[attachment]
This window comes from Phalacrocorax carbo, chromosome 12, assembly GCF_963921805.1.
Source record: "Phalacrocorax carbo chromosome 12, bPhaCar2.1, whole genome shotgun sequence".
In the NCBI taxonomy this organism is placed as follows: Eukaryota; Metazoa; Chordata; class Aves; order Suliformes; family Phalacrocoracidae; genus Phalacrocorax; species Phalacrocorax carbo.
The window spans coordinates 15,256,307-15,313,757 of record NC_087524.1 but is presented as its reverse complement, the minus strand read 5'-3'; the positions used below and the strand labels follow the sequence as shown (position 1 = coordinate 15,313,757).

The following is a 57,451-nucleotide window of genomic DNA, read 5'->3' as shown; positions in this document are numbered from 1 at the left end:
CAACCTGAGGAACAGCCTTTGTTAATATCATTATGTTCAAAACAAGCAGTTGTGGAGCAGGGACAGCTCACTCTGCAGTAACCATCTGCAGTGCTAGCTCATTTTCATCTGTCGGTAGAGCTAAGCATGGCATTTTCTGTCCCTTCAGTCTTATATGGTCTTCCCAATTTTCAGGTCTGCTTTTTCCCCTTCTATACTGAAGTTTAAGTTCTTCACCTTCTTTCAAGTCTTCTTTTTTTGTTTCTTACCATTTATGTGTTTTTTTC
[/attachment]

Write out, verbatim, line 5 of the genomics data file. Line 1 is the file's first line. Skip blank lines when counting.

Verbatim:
The following is a 57,451-nucleotide window of genomic DNA, read 5'->3' as shown; positions in this document are numbered from 1 at the left end: